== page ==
Known for its military accomplishments and rapid expansions, was a strong military oriented nation. Russia expanded from what is now Alaska down to northern California, but Spanish settlement in those locations forced the ill-supplied settlers back to Alaska.
In the New World (Americas), the Russians took little land, but did occupy Alaska. They placed trading posts in Alaska, the Aleutian Islands, British Columbia, Washington, Oregon, Hawaii and as far south as Fort Ross in northern California, some 50 miles north of San Francisco.
The Russians start each game with 500 food, 100 wood, and only five Settlers. Russian Settlers cost 90 food, 10% less than normal Settlers, but have to be trained in groups of three. The Russian Halberdiers and Musketeers cost 25% less than other civilizations but have 20% less hit points and attack. The Russians also have the Strelet, the cheapest and weakest unit in the game.
With the "National Redoubt" Home City Card, the Russians can build Forts with their Musketeers (though there's still a build limit of three), which comes in handy when choosing to revolt instead of advancing into the Imperial Age and then spamming the "Fort Wagon" card, allowing Musketeers to build and rebuild an entire frontline of Forts.
The Russians train infantry and Settlers only in groups (except in Forts) at a reduced cost and time, but it means resources for the whole group are needed before training begins, instead of buying one to put in a production queue and adding more as resources increase.
The Russians also have a unique military building that replaces the Barracks and Outpost called a Blockhouse. This building can train infantry units as well as defend territory. This makes the Russians a tough opponent when attacking their colony. Russians can build the Blockhouse in the Exploration Age, since it counts as an Outpost. This means that by the Commerce Age, Russians can already have their Barracks up, making their rush very early and very powerful.
In the campaign, Russia is involved twice. The Russian Ossus is the new center of the Circle, and is preparing to invade America through Canada. They are stopped by John Black, at the cost of his life. Ivan the Terrible, its ruler, is uninvolved, though the Russian Ossus is exactly the same civilization type as the normal in-game Russian civilization. They make another resurgence in the Act III scenario Last City of the Inca.
Gather FruitFurazhir (Фуражир) - Forager (a historical term for a soldier or an officer who is tasked to procure or confiscate forage for war or draft horses from the population, comes from the French word "fourrageur")
The Russian flag shown in the original game is the Imperial Standard at sea that was used between 1703–1917 by the Russian Empire. It was changed to the more famous tricolor in the Definitive Edition.
Both flags are anachronistic as neither of them were used until more than a century after the death of Ivan the Terrible.
According to early screenshots prior to the release of Age of Empires III, the Russian flag in the game would be the civil ensign and national flag of the Russian Empire between 1705–1917.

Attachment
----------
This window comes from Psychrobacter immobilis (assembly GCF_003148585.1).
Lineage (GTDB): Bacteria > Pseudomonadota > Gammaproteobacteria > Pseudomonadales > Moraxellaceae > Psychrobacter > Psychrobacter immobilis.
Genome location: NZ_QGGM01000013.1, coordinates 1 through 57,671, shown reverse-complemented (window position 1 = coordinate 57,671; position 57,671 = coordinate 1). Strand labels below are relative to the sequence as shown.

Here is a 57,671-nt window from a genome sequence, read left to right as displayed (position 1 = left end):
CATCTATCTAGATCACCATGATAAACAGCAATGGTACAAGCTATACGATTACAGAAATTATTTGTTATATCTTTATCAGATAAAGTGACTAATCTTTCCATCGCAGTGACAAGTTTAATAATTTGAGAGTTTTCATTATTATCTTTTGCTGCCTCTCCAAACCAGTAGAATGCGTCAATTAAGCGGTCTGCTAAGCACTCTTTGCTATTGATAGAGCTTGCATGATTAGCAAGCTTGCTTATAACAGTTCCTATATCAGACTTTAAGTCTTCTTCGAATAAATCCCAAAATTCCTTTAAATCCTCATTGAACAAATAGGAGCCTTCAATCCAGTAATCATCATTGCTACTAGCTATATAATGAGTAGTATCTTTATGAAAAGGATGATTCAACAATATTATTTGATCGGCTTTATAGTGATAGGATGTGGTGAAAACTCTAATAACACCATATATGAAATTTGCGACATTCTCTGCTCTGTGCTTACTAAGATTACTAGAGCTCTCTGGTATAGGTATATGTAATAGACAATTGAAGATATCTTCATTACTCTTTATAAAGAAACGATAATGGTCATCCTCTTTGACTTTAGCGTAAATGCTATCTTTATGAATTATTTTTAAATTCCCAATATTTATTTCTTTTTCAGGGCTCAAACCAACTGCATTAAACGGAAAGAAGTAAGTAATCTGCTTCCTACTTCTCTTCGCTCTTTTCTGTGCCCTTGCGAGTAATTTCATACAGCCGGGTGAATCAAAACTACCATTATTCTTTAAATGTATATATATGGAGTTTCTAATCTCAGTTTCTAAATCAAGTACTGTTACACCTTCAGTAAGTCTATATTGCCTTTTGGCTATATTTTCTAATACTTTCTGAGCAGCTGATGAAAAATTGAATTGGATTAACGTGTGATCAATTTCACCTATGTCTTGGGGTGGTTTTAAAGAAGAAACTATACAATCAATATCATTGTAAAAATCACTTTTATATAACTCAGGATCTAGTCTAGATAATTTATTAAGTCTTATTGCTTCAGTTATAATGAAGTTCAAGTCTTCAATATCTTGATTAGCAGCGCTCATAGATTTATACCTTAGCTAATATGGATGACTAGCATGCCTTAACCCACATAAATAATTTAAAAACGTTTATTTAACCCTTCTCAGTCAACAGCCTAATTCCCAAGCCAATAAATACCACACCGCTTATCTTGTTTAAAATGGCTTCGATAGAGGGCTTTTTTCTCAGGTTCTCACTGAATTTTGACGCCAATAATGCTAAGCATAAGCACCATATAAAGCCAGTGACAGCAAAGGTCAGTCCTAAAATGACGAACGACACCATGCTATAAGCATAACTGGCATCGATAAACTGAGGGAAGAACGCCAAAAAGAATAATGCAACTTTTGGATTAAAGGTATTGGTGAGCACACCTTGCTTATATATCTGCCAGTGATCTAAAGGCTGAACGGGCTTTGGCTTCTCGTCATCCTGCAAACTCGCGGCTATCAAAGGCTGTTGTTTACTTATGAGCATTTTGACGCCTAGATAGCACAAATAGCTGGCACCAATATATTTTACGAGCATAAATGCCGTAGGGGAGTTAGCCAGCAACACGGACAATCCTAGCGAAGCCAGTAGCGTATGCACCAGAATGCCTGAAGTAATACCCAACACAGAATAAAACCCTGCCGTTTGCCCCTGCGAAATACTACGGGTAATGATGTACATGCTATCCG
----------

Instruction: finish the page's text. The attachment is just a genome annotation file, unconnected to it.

According to the Age of Empires III User's Manual, the Russian flag in the game would be the Imperial Standard on land that was used between 1858–1917 by the Russian Empire.
The cathedral in the Home City of St. Petersburg is named and designed after St. Basil's Cathedral, which is actually located in Moscow.
The Russians' focus on cheap quantity-based units and excellent late-game defenses makes them an equivalent to the Egyptians in Age of Mythology.
The largest nation in Europe by area and population, Russia in 1500 was relatively backward and far from the Renaissance that was blossoming to its west. It was striving to expand and having success mainly to the east, toward Siberia. Under Peter the Great, a particularly able Romanov Tsar, they began an effort to import western technology and knowledge, but progress was very slow. They fought both the Swedes to the north and the Ottomans to the south with some success. They were able to field large armies from the great mass of serfs (near-slaves bound for life to the estates of aristocracy). They fought stubbornly and rigidly, but that could be effective, especially in defense of their homeland.
When Russia reached the eastern edge of Siberia, explorers were sent into the Pacific seeking the west coast of North America. Vitus Bering, a Dane with a long career in the Russian Navy, found the Bering Strait, the Bering Sea and southern Alaska in the middle 1700s. By the late 1700s they had established a small outpost in Alaskan waters and were hunting fur animals, especially the sea otter. Their small settlements and outposts eventually stretched down the American Pacific coast to northern California, but they were never very successful. In 1867 they sold Alaska to the United States.
By 1800 they had perhaps the largest army in Europe and had entered the Napoleonic Wars, switching sides as it suited them. Napoleon invaded Russia in 1812 with a huge army, but the campaign was a disaster. The Russians retreated into their limitless land and even abandoned Moscow, while letting the Russian winter do its worst. The Russians followed the retreating French and helped bring about Napoleon's first abdication and exile in 1814.
St. Petersburg, Russian Home City
St. Petersburg screenshot
Pre-release screenshot of Age of Empires III showing a Russian colony. It is possible to notice the early Russian flag that would be used in the game.